It will be effective only when the print is published the same day it is available for the print disabled, just like widely circulated India Today magazine which can be accessed by these people in just an hour of its release. “They give us the digital files and we develop a talking version of the magazine within an hour of the receipt of the digital files. This magazine is developed in the computerized voice as its shelf life is short and if we convert it manually, it would consume a lot of time. As of now, 250 individual members access this magazine and we even send the same to over 40 organizations who then distribute it at their end,” told Dipendra.

“We also have a few tie-ups with well known publishers like Sage, Oxford University Press and Sheth Publishers, who provide us the digital files of the books which our members need from these publishers,” added Dipendra.

Another major challenge faced by the Daisy Forum of India is the lack of Unicode-based fonts (a standard for DAISY) in the regional languages. “All the European language fonts use the Unicode standard, which means that each alphabet is assigned a particular number which is same in all the fonts. This is not so in Indian regional languages. For example, if we convert the text typed in Hindi in Chankya font to a Unicode font like Mangal, it becomes an alien language, because the numbers assigned to the alphabets in both these fonts are different. So although, we have NCERT books available as a free download on their website, it is not of much use for us as the fonts used are not Unicode,” he explained. “Lack of standard keyboard layout is yet another issue faced by us.”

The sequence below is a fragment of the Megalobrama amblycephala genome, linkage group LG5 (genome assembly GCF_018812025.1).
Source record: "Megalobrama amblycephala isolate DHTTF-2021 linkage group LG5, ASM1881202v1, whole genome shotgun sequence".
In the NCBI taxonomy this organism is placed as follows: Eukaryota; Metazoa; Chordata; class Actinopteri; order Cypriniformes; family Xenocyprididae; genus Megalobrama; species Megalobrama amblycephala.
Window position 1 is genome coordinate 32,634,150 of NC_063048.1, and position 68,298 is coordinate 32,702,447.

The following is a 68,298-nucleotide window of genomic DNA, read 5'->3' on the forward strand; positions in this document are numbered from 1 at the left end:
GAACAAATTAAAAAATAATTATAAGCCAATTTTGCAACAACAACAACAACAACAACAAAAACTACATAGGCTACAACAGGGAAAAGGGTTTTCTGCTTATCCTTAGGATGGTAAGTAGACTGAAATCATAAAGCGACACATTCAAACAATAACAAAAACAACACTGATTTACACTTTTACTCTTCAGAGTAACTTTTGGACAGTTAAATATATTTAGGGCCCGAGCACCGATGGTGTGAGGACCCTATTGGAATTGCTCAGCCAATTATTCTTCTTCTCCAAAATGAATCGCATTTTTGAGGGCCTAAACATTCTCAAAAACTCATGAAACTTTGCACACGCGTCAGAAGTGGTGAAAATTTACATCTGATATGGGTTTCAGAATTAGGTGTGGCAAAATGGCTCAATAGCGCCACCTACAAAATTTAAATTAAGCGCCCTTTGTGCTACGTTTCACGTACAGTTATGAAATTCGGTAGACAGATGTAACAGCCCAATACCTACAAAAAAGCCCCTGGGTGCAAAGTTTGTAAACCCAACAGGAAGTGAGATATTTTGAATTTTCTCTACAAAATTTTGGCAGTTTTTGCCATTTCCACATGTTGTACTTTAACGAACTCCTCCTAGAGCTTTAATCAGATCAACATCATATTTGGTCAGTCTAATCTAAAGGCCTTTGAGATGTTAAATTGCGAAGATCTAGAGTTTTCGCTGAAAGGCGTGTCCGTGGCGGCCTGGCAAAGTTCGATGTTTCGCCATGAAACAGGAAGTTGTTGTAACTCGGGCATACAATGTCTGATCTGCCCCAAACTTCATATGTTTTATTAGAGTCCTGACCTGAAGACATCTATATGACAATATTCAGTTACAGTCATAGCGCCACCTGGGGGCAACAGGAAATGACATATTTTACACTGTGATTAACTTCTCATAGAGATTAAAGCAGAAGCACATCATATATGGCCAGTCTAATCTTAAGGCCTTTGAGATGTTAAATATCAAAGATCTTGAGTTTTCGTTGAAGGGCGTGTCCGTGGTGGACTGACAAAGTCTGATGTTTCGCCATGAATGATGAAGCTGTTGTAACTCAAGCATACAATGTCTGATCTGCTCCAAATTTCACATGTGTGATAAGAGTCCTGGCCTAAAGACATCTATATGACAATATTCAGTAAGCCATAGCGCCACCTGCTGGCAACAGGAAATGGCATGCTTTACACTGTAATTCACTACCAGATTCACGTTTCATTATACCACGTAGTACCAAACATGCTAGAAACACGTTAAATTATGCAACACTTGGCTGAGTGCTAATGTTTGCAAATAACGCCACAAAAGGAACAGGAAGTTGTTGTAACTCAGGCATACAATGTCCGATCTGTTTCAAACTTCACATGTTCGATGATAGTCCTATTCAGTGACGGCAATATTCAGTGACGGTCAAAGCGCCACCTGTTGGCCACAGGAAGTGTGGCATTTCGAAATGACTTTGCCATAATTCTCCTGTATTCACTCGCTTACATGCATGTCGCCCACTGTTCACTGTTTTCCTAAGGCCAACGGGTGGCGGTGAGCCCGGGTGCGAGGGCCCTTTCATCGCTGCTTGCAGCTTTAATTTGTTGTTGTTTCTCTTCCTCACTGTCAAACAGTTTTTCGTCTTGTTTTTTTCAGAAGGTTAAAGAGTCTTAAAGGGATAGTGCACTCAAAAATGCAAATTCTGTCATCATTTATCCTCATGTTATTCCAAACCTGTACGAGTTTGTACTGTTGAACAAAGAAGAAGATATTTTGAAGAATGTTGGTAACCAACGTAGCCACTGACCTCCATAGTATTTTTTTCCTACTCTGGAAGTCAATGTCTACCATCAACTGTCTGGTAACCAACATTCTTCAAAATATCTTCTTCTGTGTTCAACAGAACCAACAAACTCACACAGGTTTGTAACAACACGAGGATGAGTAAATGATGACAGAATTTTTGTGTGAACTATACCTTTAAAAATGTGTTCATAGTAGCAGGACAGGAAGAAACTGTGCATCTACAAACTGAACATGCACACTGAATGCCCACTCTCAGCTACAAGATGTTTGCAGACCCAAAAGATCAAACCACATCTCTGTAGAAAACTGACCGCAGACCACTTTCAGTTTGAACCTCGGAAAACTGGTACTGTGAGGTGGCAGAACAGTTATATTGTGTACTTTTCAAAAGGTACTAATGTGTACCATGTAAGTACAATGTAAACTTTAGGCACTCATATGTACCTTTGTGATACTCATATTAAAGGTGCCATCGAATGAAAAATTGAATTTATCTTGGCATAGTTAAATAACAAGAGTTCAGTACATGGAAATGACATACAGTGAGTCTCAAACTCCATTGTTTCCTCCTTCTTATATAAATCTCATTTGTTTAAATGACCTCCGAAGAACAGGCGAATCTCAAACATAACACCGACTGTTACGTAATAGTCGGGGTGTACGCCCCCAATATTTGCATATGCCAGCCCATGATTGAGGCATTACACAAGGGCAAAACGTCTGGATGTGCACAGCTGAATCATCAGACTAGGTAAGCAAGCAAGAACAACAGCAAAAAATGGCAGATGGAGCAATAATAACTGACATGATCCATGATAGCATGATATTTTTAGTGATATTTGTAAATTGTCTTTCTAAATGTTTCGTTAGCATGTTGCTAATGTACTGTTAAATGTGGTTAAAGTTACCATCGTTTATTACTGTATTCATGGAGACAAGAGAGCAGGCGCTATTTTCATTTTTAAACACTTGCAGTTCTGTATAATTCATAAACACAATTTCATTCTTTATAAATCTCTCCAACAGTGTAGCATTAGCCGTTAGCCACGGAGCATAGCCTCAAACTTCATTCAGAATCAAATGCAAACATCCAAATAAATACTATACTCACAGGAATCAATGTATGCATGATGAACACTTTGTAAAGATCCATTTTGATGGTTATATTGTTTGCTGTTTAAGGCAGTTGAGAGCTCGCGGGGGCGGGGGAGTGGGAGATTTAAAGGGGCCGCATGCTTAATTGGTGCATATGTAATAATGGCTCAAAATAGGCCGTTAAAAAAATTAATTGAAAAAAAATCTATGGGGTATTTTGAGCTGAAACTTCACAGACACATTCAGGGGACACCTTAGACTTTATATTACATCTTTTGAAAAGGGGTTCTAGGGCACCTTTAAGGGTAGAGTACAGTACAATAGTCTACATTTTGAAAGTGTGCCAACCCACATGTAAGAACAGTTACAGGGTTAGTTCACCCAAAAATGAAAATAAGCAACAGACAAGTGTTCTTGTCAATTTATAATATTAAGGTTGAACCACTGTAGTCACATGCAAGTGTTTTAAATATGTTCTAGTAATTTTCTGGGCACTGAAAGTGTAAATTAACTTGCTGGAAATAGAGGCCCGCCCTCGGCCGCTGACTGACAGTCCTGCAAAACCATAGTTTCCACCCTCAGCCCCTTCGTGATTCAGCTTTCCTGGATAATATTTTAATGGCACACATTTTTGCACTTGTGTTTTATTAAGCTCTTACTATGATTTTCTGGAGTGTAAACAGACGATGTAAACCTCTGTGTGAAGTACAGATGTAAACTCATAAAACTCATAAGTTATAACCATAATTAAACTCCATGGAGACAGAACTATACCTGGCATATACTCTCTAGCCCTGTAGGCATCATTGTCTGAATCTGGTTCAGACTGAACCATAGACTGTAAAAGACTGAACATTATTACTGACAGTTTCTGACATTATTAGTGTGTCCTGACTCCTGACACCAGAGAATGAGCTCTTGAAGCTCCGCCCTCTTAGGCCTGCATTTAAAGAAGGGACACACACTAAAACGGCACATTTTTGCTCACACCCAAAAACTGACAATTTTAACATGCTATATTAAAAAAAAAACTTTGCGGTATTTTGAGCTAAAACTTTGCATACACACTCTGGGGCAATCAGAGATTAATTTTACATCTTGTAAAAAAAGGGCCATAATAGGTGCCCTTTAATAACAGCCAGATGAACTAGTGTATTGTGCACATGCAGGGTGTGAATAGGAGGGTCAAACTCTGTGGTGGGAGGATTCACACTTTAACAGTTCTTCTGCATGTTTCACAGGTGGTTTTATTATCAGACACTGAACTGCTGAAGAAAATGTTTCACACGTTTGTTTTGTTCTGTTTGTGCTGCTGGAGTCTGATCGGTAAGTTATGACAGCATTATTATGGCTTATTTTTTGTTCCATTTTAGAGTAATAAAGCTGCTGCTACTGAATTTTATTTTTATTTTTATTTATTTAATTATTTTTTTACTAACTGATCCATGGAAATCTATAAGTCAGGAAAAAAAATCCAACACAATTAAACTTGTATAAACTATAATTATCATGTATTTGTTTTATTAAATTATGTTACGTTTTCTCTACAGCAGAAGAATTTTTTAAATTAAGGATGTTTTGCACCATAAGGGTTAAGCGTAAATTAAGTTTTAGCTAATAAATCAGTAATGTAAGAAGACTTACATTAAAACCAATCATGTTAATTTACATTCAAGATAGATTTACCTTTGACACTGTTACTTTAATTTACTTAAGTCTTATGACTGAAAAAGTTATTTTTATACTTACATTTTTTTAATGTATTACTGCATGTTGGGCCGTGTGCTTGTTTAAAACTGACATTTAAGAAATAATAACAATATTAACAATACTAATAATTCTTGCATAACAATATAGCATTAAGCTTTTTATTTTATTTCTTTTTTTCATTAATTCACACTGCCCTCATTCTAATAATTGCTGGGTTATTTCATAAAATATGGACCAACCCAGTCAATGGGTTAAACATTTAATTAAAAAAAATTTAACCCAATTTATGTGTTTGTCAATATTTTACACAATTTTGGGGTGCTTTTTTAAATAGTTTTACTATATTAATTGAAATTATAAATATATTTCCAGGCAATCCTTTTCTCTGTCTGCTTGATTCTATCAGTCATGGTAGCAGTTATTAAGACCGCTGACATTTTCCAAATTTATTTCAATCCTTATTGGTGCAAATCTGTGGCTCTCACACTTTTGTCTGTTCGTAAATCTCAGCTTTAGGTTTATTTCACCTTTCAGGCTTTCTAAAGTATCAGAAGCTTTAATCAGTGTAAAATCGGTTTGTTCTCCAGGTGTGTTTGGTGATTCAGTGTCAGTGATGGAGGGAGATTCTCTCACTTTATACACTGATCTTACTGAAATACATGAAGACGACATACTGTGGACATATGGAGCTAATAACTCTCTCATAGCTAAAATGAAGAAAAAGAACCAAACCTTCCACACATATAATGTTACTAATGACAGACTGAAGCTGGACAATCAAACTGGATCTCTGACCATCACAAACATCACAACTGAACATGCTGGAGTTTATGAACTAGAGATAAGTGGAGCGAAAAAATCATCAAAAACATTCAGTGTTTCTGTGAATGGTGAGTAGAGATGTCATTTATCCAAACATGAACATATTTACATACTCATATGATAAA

So, what are the formats which can be easily used by them? “XML, Word format, Open Office Word Document or HTML can be easily used. We have tools which can convert these files to DAISY and then they can be further used,” replied Dipendra.

All these books are available free of cost to their members. As of now, they have converted 25,000 books in all genres like textbooks for schools and universities, competitive books, bestsellers and Classics for general reading. “Earlier, it used to take 4-6 months time for a student to get his books, which we are trying to reduce and aim to give the students their books on their first day at school or university.”

Talking about Saksham Trust, Dipendra informed, “At Saksham Trust, we have various projects like digital textbooks production, running a school for the blind and offering books from Bookshare.org in north and east India. We also offer technological solutions to the print disabled people at affordable costs. The talking thermometer was launched by us in 2003, which has enabled them to measure their temperature. We also made the software to add speech in mobile phones in India available at affordable costs.”

“A fun project at our NGO is the audio description of movies where we describe the non-verbal portions of the movies. Few movies that have been audio described include Taare Zameen Par, Munna Bhai MBBS and more recently Peepli Live,” added Dipendra laughing. All these projects are ably handled by 30 direct employees and 70-80 volunteers.

With such strong will and the desire to reach out to all those who need these books, Daisy Forum of India is indeed doing a noble deed. It’s time that all the publishers come forward and help them in disseminating information, which is the prime aim of the publishing industry at large.